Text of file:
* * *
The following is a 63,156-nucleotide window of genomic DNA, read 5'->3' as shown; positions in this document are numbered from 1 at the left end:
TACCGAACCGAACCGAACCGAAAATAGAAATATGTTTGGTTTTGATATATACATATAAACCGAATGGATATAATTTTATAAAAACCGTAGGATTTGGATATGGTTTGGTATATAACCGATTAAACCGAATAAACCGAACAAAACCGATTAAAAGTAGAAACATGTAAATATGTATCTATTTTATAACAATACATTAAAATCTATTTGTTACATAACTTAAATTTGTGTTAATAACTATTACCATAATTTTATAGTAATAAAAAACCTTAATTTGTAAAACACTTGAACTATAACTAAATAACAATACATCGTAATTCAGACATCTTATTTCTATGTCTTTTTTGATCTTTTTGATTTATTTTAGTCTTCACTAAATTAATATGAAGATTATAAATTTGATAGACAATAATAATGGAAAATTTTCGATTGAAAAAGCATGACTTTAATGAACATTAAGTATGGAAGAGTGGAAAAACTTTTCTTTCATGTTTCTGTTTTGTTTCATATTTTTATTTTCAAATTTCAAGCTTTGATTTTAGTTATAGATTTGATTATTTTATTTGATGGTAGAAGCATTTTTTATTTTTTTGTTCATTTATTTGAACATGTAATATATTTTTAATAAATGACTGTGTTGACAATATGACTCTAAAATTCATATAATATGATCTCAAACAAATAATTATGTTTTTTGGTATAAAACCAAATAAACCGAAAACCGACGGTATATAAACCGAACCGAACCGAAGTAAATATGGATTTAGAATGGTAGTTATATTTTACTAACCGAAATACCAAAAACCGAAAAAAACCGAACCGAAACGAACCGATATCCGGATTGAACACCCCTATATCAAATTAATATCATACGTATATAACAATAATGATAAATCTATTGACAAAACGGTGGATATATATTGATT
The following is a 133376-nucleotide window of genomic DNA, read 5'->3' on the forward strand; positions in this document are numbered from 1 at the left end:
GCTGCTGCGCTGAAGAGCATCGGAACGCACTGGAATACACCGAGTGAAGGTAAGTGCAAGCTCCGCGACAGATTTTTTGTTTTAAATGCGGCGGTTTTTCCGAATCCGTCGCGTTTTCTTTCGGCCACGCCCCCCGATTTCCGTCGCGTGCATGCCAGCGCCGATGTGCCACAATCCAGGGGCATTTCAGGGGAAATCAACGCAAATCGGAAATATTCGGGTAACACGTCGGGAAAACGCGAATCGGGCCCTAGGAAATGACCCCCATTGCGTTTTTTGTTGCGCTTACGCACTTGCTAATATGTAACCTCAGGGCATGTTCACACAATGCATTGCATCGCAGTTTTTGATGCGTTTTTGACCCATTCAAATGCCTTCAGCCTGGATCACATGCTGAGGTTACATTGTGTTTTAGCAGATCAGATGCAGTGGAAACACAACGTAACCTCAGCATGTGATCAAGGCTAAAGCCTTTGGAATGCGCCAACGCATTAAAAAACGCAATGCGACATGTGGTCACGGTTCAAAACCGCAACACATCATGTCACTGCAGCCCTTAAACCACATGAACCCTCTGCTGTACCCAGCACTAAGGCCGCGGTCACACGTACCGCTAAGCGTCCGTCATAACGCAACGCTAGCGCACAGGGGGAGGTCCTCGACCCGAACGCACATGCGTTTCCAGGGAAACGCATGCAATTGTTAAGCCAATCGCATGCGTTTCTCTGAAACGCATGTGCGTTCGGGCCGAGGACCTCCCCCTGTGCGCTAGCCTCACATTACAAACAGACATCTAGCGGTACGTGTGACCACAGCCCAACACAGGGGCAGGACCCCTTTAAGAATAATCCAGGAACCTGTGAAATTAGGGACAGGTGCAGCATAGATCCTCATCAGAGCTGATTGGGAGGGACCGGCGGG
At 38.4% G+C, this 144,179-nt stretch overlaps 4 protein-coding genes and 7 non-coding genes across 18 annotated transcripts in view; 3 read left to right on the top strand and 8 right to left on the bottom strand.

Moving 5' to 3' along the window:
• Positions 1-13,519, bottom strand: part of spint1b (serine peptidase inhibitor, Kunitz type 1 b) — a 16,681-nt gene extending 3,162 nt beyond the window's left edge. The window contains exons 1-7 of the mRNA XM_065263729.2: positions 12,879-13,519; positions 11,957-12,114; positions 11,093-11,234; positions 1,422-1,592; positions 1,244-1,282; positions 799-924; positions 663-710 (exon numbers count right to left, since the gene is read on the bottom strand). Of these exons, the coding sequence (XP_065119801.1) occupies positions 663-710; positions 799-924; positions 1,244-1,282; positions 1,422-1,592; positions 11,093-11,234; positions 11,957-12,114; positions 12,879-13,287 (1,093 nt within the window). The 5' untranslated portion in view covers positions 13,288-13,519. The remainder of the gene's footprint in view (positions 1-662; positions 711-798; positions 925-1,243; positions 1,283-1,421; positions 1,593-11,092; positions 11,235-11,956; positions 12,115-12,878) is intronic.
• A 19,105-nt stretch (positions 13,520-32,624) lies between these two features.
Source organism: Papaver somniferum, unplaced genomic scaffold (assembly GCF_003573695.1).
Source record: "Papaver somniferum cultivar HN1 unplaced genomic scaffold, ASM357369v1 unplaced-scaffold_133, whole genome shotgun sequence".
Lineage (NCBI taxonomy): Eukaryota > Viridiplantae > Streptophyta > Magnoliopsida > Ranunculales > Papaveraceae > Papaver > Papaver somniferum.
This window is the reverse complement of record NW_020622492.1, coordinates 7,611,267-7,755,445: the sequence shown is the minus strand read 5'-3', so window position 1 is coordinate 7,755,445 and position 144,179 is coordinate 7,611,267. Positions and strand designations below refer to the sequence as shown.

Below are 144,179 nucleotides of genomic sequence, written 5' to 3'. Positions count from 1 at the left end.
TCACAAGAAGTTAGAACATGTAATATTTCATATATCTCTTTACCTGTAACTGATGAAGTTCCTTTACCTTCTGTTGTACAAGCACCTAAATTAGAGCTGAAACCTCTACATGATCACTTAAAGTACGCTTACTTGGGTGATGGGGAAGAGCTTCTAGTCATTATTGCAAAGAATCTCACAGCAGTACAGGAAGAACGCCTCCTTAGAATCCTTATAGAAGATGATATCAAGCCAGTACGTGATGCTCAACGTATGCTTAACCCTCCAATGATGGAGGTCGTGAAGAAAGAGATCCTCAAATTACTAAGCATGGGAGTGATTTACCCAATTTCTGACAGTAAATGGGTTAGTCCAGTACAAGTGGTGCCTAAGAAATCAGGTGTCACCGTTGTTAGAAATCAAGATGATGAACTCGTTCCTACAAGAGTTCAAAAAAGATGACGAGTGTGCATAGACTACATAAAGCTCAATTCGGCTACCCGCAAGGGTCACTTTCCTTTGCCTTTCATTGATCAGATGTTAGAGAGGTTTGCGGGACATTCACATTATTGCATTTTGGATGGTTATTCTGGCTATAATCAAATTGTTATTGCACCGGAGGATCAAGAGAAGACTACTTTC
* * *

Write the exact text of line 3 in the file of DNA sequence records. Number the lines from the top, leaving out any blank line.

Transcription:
The following is a 133376-nucleotide window of genomic DNA, read 5'->3' on the forward strand; positions in this document are numbered from 1 at the left end: